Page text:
Emergency leader concerned siren was hard to hear in Waikiki

FILE - In this Nov. 29, 2017, file photo, a Hawaii Civil Defense Warning Device, which sounds an alert siren during natural disasters, is shown in Hon

FILE- In this Dec. 1, 2017, file photo, Vern Miyagi, administrator of the Hawaii Emergency Management Agency, talks to reporters at the Hawaii Emergen

FILE - In this Dec. 1, 2017, file photo, people sit on the beach and swim in the Waikiki area of Honolulu. The administrator of the Hawaii Emergency M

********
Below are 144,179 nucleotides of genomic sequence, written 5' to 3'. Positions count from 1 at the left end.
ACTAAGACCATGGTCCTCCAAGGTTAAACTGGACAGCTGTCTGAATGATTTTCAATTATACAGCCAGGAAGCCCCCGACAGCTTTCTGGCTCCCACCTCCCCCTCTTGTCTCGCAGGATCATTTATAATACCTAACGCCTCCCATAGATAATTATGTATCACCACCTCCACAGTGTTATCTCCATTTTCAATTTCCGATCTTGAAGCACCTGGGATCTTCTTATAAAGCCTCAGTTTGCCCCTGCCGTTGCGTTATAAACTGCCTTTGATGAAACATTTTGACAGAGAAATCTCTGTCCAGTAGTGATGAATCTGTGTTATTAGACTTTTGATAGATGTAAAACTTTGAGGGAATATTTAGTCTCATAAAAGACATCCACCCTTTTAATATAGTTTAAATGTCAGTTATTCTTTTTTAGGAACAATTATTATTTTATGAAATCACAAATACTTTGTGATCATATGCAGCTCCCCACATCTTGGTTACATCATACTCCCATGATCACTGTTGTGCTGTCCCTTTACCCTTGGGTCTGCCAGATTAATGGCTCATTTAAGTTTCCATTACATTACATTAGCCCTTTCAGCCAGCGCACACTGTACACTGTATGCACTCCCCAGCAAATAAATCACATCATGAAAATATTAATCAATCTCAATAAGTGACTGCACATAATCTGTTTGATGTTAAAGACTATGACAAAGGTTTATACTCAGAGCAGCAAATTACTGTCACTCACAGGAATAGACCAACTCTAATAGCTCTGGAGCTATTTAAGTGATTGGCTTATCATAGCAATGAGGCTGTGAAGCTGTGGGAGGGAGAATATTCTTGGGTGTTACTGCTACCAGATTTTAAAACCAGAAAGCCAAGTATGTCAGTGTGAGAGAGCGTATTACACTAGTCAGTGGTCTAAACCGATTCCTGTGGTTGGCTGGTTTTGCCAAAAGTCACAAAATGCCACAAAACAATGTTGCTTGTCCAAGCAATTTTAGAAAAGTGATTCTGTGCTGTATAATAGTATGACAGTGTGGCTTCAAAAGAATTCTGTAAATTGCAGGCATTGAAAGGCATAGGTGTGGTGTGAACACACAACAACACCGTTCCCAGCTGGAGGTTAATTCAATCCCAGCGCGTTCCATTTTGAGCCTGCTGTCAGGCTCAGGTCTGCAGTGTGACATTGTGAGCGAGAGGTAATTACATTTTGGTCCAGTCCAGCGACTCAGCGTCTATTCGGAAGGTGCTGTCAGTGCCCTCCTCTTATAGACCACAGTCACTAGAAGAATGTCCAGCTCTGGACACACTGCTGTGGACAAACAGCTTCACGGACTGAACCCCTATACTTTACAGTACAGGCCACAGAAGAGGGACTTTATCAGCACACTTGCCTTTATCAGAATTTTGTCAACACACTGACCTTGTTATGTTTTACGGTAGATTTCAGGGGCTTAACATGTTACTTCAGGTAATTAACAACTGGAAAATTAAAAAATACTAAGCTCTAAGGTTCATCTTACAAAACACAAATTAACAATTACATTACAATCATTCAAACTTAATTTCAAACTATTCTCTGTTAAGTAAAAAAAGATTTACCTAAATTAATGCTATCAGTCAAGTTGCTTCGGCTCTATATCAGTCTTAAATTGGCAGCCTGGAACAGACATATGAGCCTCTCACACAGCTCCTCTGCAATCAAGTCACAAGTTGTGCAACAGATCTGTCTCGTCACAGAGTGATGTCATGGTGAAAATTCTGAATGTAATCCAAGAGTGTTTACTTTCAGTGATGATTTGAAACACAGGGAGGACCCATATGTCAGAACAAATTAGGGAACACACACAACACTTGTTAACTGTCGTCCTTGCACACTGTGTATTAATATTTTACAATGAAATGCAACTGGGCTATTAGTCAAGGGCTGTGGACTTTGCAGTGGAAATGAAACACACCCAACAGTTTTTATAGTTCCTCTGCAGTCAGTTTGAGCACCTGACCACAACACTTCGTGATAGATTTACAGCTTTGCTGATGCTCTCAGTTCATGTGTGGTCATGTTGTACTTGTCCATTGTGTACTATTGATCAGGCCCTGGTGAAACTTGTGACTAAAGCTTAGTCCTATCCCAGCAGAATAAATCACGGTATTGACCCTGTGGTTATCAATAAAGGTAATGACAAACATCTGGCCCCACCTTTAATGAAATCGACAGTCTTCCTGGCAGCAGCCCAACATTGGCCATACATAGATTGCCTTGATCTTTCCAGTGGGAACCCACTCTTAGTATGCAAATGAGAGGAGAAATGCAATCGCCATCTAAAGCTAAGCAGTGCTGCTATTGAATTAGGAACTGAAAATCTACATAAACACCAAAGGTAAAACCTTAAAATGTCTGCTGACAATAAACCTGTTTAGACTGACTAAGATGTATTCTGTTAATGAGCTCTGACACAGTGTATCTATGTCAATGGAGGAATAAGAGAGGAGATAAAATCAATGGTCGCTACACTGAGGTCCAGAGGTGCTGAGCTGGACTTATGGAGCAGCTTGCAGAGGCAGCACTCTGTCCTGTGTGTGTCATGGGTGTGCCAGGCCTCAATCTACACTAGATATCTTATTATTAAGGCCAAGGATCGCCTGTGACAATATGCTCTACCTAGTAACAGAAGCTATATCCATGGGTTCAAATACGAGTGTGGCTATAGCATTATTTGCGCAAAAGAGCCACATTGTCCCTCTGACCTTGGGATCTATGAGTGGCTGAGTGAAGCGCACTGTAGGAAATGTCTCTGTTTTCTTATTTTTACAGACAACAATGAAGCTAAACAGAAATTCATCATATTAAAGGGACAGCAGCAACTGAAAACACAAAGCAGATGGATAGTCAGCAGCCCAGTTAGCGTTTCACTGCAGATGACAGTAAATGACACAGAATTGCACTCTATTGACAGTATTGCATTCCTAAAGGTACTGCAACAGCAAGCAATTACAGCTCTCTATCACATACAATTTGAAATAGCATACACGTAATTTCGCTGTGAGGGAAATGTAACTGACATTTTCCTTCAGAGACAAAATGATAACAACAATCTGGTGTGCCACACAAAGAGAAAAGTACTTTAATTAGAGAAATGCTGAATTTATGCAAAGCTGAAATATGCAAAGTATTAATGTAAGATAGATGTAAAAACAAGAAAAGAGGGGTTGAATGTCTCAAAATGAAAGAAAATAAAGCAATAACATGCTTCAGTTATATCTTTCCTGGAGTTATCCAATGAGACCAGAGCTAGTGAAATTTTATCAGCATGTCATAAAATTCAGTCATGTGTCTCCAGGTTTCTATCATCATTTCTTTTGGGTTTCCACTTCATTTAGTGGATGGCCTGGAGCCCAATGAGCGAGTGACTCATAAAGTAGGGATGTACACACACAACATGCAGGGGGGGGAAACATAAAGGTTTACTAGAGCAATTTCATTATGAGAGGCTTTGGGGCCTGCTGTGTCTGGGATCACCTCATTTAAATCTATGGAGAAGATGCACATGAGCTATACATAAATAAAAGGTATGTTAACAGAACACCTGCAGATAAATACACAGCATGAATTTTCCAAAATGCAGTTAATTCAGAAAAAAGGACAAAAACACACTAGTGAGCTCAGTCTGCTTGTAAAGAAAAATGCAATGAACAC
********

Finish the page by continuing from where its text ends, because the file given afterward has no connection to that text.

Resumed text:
HONOLULU (AP) — The administrator of the Hawaii Emergency Management Agency is concerned about complaints that a recent test of an attack warning siren could barely be heard in tourist mecca Waikiki.

Vern Miyagi says the agency is looking into moving or repositioning sirens. He says officials need to better communicate the test to tourists.

The agency has also received complaints about difficulty hearing the siren in other parts of the state.

Threat of a nuclear missile attack from North Korea prompted Hawaii to reintroduce a siren that hasn't been heard since the end of the Cold War. The wailing tone sounded for about a minute after a regular, monthly test of a siren for natural disasters.

Specifics about last week's test will be available when the agency completes its report by mid-month.